Vandals wreak havoc in western Nunavut town
Kugluktuk co-op suffers food spoilage, $50,000 to $100,000 in damages, wrecked satellite internet dishes
There’s a big problem in Kugluktuk that the RCMP said Sept. 13 they have decided not to comment on: out-of-control youth vandalism, which since the beginning of September has led to major upheavals and financial losses for the local co-operative store and other businesses in this western Nunavut community.
When contacted by Nunatsiaq News on Sept. 4 for comment on vandalism to the co-op store over the Labour Day weekend, a member of the RCMP in Kugluktuk acknowledged the youth vandalism problem, but referred a reporter to V Division in Iqaluit.
A media spokesperson there promised details on the various incidents, but then never provided them. On Sept. 13, a second media spokesperson said a decision had been made not to provide any comment.
But this is what has many in this community of 1,400 upset: since Labour Day weekend, vandals running amok in the early morning hours have caused more that $50,000 worth of damage — and some say up to $100,000 — to the Kugluktuk co-op and its surrounding warehouses.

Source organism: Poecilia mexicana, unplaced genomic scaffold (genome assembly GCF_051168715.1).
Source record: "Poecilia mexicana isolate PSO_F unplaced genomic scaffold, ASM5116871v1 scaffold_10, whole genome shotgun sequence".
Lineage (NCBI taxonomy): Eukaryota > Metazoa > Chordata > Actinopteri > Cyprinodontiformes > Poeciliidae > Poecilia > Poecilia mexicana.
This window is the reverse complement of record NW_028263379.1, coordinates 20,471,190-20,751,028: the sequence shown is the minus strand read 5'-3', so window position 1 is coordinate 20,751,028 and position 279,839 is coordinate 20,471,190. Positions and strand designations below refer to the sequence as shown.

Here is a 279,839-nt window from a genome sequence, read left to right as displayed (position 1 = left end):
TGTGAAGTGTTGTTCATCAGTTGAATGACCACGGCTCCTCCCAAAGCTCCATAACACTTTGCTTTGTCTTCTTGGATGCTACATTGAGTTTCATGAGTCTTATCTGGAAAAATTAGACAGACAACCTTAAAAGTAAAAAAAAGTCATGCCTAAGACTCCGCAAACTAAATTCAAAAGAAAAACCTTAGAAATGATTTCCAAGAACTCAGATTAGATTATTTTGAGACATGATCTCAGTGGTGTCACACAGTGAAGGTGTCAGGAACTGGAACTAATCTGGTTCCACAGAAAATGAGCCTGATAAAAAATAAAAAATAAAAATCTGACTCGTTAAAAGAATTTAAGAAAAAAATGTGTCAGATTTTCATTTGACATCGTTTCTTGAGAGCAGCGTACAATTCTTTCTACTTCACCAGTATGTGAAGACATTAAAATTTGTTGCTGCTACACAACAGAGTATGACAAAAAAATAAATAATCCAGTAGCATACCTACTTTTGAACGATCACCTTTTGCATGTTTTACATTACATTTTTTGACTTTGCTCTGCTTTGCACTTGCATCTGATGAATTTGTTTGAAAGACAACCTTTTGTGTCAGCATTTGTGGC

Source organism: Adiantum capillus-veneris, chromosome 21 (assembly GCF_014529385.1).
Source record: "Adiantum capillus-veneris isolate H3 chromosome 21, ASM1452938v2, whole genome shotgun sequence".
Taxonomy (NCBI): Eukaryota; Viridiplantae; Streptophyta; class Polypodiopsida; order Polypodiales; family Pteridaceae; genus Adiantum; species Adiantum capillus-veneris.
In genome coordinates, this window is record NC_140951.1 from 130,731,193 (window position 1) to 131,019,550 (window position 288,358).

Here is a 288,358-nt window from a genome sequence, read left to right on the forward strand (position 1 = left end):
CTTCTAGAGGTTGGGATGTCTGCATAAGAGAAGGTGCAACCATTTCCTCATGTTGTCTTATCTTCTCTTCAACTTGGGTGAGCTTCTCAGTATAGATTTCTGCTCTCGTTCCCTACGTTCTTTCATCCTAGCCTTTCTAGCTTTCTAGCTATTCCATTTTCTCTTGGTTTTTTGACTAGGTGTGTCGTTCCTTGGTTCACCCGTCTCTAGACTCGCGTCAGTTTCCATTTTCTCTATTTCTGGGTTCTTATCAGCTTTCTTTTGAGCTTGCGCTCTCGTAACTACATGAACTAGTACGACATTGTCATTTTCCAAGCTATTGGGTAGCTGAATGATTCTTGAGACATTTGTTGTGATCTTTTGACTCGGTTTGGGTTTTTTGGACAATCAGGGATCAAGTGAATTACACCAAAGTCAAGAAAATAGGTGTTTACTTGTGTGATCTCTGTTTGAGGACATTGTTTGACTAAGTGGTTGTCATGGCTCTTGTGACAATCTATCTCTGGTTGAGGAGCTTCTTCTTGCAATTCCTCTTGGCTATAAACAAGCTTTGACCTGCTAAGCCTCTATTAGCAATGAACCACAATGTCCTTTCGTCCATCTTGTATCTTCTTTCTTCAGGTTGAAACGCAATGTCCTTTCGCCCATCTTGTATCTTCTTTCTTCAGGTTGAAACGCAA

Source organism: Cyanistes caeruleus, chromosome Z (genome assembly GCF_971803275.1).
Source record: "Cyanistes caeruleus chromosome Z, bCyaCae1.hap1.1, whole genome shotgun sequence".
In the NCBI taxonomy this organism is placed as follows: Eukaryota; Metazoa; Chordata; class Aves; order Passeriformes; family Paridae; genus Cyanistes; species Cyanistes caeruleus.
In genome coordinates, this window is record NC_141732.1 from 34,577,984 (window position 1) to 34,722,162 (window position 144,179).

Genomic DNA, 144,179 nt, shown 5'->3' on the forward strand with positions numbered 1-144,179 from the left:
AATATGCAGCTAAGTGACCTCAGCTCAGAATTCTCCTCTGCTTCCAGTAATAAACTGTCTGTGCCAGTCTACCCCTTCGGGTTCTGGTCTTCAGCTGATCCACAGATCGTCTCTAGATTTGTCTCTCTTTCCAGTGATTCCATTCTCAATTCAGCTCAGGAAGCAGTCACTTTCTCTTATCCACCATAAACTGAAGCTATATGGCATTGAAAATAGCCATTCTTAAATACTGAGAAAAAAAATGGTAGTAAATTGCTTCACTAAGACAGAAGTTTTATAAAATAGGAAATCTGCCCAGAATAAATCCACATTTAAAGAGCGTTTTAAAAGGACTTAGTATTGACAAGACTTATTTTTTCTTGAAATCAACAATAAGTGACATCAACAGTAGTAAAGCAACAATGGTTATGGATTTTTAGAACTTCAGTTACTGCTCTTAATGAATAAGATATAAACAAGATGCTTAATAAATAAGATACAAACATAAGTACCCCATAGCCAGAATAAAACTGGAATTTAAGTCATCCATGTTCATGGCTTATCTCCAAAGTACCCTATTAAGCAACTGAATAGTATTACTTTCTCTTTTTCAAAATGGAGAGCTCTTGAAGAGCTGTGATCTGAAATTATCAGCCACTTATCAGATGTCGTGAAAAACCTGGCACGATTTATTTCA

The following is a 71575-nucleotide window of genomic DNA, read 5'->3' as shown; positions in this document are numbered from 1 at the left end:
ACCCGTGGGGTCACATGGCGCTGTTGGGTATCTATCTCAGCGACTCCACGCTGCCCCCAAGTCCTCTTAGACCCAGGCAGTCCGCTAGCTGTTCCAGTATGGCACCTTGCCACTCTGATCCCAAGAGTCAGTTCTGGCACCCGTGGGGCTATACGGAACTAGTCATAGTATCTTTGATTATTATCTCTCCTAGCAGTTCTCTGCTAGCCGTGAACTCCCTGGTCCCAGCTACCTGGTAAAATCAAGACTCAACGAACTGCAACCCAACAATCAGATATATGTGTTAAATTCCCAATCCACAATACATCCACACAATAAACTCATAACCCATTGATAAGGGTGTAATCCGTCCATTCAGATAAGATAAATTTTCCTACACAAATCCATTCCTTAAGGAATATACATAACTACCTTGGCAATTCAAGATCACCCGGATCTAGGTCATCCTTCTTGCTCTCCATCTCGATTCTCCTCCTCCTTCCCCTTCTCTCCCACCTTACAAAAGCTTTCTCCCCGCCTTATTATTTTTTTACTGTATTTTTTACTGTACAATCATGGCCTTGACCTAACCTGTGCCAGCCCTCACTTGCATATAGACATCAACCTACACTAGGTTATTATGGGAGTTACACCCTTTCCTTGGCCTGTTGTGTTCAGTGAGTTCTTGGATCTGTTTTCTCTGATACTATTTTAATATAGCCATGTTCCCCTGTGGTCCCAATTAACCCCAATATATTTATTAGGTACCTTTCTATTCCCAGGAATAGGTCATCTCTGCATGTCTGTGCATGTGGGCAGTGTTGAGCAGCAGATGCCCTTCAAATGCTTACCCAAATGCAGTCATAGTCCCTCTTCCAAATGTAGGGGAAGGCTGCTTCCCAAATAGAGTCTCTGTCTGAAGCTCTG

This includes damage to a main power line fuse breaker and a rooftop condenser motor, which, according to a community source, led to a power failure that caused “massive amounts of food spoilage” inside the store.
At the same time, the co-op’s warehouse doors were pulled from their metal frame and a fire was started inside a metal sealift container.
That’s not all: both the post office and co-op store’s satellite internet dishes were pulled apart twice in one week. This caused automatic teller machine outages and led to work stoppages.
And last week, the co-op’s main warehouse was broken into on two separate occasions.
“Everything happening between 3 a.m. and 6 a.m.,” said a resident who complained that six RCMP and three bylaw officers appear unable to stop the damage from taking place, because police and bylaw officers both stop patrolling at 3 a.m.
This isn’t the first time that youth vandalism has been a problem in Kugluktuk, which has recorded the highest level of youth crime in Nunavut — although some allege the vandals who recently caused the disastrous power failure at the co-op store are not original residents of the community.
The gang’s young members, aged 12 to 16, trashed the school’s classrooms, kitchen and library, surfed porn sites on the school’s computers and ate food reserved for the school’s breakfast program and other purposes.
And the co-op has also been a target in the past. In 2004, the co-op’s warehouse was broken into on three different occasions by gangs of vandals, including children as young as eight, as well as teenagers and adults.
More recently, youth in Kugluktuk have turned to gas sniffing, with one young boy dying as a result of sniffing in 2012.
That prompted a community-wide education and prevention campaign, which included the distribution of locked storage units for gas and propane.